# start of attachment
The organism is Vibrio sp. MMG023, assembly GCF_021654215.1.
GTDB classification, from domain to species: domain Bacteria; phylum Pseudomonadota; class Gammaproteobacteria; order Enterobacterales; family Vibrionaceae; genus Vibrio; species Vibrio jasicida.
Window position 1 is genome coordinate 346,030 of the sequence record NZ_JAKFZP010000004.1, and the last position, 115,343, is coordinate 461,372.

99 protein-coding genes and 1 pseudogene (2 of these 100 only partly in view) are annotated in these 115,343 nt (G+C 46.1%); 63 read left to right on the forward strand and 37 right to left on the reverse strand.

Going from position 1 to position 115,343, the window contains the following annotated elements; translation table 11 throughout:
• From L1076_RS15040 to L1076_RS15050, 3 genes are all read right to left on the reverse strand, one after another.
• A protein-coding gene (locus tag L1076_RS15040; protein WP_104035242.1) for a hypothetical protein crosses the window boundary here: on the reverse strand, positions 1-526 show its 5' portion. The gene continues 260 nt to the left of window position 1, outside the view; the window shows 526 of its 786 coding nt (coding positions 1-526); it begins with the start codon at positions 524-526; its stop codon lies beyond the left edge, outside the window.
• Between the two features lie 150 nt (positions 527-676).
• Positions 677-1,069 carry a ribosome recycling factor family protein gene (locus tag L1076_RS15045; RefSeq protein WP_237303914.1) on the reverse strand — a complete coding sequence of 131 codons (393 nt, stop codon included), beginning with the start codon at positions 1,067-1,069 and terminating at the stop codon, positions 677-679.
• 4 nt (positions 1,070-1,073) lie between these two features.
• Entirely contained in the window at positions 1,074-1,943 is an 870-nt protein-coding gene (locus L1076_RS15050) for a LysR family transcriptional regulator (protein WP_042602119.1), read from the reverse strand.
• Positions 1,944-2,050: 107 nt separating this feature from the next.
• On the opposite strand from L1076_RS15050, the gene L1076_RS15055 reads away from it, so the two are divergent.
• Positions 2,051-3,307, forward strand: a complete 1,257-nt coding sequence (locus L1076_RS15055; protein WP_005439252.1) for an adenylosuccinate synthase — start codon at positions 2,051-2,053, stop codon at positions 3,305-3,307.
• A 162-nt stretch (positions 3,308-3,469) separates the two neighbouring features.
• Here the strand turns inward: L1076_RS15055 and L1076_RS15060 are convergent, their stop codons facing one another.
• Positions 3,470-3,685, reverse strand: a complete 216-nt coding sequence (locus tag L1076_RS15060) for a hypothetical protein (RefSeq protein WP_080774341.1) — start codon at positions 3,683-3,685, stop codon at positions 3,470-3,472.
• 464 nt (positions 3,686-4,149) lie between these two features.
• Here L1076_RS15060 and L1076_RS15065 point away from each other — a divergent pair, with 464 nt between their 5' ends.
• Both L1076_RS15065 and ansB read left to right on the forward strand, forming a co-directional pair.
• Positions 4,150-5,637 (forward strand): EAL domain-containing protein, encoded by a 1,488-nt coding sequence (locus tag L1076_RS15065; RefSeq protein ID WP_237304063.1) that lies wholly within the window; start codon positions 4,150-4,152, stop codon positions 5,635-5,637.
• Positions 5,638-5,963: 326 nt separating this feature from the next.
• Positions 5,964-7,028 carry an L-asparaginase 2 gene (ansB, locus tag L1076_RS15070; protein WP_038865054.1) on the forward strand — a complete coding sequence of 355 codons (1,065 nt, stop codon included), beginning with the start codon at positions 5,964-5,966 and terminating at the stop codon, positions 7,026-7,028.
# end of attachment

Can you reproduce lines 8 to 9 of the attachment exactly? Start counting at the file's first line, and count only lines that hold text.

• Between the two features lie 150 nt (positions 527-676).
• Positions 677-1,069 carry a ribosome recycling factor family protein gene (locus tag L1076_RS15045; RefSeq protein WP_237303914.1) on the reverse strand — a complete coding sequence of 131 codons (393 nt, stop codon included), beginning with the start codon at positions 1,067-1,069 and terminating at the stop codon, positions 677-679.